This cinematic masterpiece was filmed in Rome during the summer of 1942 before the Nazis arrival in October that started the occupation and devastation in the city. That’s why Rome in this film looks very clean, normal and tranquil – the serenity before the war storms broke out. Stylistically, the film belongs to the Transitional genre in Italian cinema that occured before the Neorealism. It’s considered a melodrama and to some extent a response to the sugar-coated Hollywoodian cinema of that period.
Director Vittorio De Sica tells the story of a well-to-do family in Rome through the eyes of a 5-year old boy (Luciano De Ambrosis) that is torn between the weakness of his mom (Isa Pola) who keeps deserting him for her lover (Adriano Rimoldi) – and the father (Emilio Cigoli) who tries his best to keep the family together, yet fails miserably time after time. De Sica known for his sensible work with children (Shoeshine – 1946, Bicycle Thieves – 1948) provides a unique glimpse into how a small boy interprets the world of adults that surrounds him. Using low camera angles from the boy’s level, all adult characters look more dramatic and menacing. And what the boy sees is mostly weak, cold and egoistical women that let their heart or convenience come first on male figures’ expense. The only female protector is his housekeeper, Agnese (Giovanna Cigoli) that truly cares for his well-being.
The film is based on a novel by Cesare Giulio Viola where the story originally revolved around a Sicilian boy instead of Roman. And the boy’s name Pricò serves as a fine symbol for the boy’s precociousness as he explores the treacherous world of adults around him. The Criterion DVD includes a rare interview with Luciano De Ambrosis who played the boy. From almost 60 years of distance, De Ambrosis provides a remarkable testimonial to the work on the set, work with De Sica and a few observations about his favorite scenes in the movie.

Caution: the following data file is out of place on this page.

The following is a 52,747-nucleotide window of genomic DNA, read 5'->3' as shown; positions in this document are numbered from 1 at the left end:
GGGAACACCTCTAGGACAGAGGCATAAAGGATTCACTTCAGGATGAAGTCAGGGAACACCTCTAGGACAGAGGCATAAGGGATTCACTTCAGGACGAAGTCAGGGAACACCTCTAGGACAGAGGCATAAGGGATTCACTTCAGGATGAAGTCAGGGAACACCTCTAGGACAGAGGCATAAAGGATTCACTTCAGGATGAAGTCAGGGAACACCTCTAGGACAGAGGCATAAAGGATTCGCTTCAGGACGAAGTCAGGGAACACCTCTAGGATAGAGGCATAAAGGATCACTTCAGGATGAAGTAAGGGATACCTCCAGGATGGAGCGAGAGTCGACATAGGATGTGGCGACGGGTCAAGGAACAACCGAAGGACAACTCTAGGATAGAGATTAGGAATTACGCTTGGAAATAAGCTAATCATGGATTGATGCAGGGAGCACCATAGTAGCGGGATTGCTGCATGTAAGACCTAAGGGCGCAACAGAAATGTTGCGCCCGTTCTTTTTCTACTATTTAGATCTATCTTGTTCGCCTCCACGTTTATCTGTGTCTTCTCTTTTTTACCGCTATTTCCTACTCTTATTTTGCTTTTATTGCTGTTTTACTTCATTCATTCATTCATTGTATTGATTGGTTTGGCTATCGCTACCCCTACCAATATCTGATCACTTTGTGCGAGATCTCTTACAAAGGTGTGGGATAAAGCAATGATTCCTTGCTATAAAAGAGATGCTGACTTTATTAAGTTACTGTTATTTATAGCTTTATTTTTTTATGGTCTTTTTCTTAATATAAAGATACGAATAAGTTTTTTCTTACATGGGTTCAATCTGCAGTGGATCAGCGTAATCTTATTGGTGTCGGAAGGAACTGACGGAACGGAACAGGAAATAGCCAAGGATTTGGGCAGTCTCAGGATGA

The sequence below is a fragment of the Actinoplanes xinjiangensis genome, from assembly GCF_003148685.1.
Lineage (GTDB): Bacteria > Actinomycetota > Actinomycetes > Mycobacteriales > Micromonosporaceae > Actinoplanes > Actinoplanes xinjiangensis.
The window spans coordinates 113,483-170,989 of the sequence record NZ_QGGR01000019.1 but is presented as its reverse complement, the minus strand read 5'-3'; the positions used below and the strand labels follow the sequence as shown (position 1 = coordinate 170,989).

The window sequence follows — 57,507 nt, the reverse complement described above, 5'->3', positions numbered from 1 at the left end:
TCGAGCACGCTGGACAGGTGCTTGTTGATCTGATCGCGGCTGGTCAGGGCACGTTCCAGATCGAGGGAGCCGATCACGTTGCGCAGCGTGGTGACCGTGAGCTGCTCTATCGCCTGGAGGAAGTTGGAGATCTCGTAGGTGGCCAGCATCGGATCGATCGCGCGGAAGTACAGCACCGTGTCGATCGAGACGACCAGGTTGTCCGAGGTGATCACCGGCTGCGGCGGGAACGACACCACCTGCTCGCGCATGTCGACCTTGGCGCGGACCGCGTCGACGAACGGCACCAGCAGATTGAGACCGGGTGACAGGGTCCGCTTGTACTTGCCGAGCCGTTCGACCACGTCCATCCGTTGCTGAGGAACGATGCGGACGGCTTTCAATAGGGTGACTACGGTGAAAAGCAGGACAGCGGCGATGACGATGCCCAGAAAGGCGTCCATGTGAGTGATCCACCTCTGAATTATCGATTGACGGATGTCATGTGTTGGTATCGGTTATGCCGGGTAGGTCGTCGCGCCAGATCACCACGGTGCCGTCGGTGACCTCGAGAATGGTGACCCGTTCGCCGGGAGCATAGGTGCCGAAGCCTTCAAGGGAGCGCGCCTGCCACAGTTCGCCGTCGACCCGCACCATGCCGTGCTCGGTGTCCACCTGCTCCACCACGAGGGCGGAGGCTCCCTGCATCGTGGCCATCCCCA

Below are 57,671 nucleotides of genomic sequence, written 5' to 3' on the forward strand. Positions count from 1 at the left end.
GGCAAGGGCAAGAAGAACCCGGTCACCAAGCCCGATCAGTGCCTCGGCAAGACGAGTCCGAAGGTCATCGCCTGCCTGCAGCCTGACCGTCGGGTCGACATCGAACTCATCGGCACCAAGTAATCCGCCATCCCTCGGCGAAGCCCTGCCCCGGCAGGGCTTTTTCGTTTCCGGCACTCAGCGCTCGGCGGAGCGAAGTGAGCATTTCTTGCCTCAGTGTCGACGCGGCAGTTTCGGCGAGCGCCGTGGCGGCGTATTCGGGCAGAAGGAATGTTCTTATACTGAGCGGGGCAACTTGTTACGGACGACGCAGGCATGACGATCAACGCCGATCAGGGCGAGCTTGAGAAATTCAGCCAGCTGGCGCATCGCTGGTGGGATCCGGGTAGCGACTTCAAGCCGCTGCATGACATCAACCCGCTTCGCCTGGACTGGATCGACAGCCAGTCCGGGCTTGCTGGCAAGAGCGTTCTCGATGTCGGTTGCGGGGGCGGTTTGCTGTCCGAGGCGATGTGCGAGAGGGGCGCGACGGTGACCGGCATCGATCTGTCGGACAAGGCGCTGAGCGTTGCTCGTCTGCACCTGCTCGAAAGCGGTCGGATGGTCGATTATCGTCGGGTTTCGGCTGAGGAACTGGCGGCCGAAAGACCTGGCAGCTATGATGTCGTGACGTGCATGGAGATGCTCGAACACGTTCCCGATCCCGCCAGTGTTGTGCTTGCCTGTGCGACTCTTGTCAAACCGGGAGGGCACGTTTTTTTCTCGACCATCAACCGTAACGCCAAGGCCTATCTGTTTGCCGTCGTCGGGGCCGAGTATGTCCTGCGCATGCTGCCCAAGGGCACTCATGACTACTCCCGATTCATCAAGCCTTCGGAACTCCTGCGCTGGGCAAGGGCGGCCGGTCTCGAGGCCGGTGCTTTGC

Composer, Renzo Rossellini (brother of famed director Roberto Rossellini) offers a heart-pinching score with loads of emotions that paint vividly the enormous injustices inflicted on the boy, while at the same time uses patches of sounds coming from the reality itself, usually much happier (radio tunes from a neighbor’s window), to further depicts the gulf between the sad reality of the family and the parallel normal lives around them.
In this film you will also find De Sica’s tremendous human and wanton sensibilities. In some instances you can easily transform characters and contexts into classic paintings, like the singing cook, the boy who dozed off on the hip of hay while his horse marches on.
This technique coupled with his usage of layered mini-activities such as when the boy was brought back by the carabinieri (cops), there are 2 preceding elements of a couple that walks by and another couple on a carriage that passes by in the opposite direction – offer a solid capture of a living and breathing reality where characters and objects are constantly mingling even if they don’t have anything to say directly about the scene.
There is also an interesting use of “doors” throughout the film to convey either modes of danger as in the case of the nosy neighbor that keeps peeking around, the lover who comes knocking in, the postman bringing news – and as representation of shelter when Agnese, the housekeeper manages the door opening and closing to fend off all these negative elements from the boy and his father.
The film didn’t find success at the time, as the occupation broke out and people where busy surviving. That said, it’s a classic time capsule with all the melodramatic trappings, so make sure your handkerchief is handy.